Zoya Akhtar's stories: a conversation with the director
Filmmaker from family of writers takes inspiration from life & everything around her
- Published 21.10.19, 1:43 AM
- Updated 21.10.19, 4:34 PM
- 3 mins read
Zoya Akhtar, basking in the success of her film Gully Boy, selected as India’s official entry to the 92nd Academy Awards, was at the news conference for Jio MAMI 21st Mumbai Film Festival with Star of which she’s also a board member. We sat down for an exclusive chat with the filmmaker whose next is Ghost Stories on Netflix. Excerpts:
Congratulations on Gully Boy being India’s official submission to Oscars 2020! How does it feel?
ZOYA: I mean, it’s a great shot. It’s a big privilege and a huge honour to be selected from India. I’m very grateful to get this kind of platform and this kind of chance.
Did you watch the other films that were nominated along with Gully Boy?
I haven’t watched all of them but I’m going to.
Do you remember what you were doing when you got the news?
I was getting a blow dry so I couldn’t even start screaming. I was just like, ‘What!’. I was with a very close friend of mine, Shrishti Behl (Arya), she’s at Netflix. We were both at the salon together. She was like, ‘What!’ and we just had a silent scream between us. Then my phone just caught on fire and I was just responding to people.
What can you tell us about your story in Ghost Stories that stars Janhvi Kapoor and Vijay Varma?
I can’t tell you anything because they have a campaign. But it’s the first time I’ve worked in that genre, it’s the first time I’m shooting with Janhvi. It was lovely.
Do you show the scripts to your dad (Javed Akhtar) before making a film?
I show the script to my entire family, everybody in my family is a writer - my mother, my father and my brother. I take everyone’s feedback and sometimes it works for you and sometimes it doesn’t.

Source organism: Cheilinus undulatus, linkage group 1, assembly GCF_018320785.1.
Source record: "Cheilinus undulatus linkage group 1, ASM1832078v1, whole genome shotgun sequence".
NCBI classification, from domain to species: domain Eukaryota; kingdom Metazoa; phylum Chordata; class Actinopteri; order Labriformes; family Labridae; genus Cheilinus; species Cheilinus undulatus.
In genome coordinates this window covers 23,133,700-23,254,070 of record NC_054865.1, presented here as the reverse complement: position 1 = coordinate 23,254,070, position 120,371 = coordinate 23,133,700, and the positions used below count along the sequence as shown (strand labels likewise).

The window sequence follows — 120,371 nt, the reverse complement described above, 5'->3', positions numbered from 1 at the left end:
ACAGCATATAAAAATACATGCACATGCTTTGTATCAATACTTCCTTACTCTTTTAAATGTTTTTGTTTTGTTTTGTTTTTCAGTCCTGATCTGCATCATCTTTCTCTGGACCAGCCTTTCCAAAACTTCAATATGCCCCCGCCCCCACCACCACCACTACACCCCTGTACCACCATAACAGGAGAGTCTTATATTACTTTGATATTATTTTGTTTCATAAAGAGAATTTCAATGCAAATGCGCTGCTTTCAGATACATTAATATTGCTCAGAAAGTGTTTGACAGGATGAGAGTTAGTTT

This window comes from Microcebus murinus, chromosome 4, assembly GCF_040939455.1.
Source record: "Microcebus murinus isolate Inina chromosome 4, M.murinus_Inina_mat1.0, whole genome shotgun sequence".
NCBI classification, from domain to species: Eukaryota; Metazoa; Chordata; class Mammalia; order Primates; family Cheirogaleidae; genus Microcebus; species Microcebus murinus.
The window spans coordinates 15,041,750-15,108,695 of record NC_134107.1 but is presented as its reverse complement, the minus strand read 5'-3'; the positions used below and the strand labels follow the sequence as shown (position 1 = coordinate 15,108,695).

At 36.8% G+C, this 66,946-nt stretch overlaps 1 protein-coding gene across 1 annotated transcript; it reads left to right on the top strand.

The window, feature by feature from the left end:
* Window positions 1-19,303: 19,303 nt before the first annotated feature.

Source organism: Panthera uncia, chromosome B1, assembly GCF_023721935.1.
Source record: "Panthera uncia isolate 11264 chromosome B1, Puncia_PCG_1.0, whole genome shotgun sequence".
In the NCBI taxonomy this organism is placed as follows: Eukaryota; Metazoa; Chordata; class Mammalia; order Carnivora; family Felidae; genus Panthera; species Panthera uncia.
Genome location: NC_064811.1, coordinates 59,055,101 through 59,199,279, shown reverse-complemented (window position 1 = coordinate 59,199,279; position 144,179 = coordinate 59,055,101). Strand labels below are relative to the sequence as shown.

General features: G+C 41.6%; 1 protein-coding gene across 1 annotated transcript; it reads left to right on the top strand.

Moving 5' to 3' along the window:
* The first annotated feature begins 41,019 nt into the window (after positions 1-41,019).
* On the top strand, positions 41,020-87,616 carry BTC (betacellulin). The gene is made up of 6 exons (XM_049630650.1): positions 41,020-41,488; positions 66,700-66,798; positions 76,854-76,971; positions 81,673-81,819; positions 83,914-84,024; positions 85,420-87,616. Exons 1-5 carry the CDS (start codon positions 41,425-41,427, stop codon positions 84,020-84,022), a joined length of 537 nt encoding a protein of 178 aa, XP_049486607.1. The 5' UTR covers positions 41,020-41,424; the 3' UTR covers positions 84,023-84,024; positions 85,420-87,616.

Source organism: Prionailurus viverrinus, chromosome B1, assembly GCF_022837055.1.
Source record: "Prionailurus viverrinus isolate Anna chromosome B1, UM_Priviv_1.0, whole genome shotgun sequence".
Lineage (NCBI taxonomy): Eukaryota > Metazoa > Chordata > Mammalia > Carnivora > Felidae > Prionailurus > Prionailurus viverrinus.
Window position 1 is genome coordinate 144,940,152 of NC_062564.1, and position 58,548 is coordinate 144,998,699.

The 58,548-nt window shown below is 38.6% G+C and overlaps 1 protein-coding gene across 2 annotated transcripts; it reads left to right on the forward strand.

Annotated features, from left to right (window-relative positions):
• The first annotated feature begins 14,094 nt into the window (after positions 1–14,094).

What can the audience expect from this year’s MAMI?
Honestly, I’m just blown by the line-up. We have a banging line-up of films. If you have been to any of the festivals, anywhere, we have like the top of the line films. That just goes to show how amazing the festival director and the crew is, that’s going out there and connecting and bringing these films to India. Also, the fact that the Mumbai Film Festival is obviously gaining more and more heft because those films are very easily being sent over.
Which films are you most looking forward to watching this year?
I’m really looking forward to seeing Marriage Story and The Irishman. There’s a lot of films that I don’t know of that I want to read up on and then make my choice.
How’s the preparation for Made In Heaven season two coming along?
We are currently writing and hopefully will get into filming in February.
Would you ever consider making a sequel to any of your popular films?
Well, I haven’t really gone there. I have many, many stories to tell. I just want to work in new genres.
When you write a film, do you draw inspiration from your own life or is it mostly observational?
It’s a mix. It’s from the environment around you. It’s from your life. It’s from literature you have read. It’s from the stories other people say. It’s a mix of everything.
Which one would you say is your most personal film till today?
I think it would be Luck by Chance.
From Luck by Chance to Gully Boy, what does success mean to you now?
It means that finally it’s easier for me to do what I want to do and that I should take that advantage. I should take advantage of that privilege and make sure that I get better because eventually at the end of the day, you want that one film that’s near perfect. For me, that means I wouldn’t change anything in it. So I think I just want to be able to do that. Also, success means that maybe I’m in a position to help and give a platform to new voices.
Your films have amazing dialogues. Which one’s your favourite?
I think I’d pick, ‘Mujhe afsos karna nahi aata (Katrina Kaif’s from Zindagi Na Milegi Dobara)’.
What inspires you to make films?
I love the movies. I think it’s as simple as that. I like telling stories and I love the movies.
Did a fan ever tell you that your film has changed their lives?
Yeah, of course. It’s beautiful when somebody is personally moved because I feel like that when I see a lot of work. Sometimes it’s a film, sometimes it’s photography, sometimes it’s a book you read, sometimes it’s a painting, sometimes it’s a piece of music, but it moves you. And to be able to be in that club where you can put work out and put consciousness out and somebody feels that way, it’s an amazing feeling. It’s the best feeling.
Lastly, what are you streaming right now?
I’m watching Mindhunter and I just finished watching Fleabag.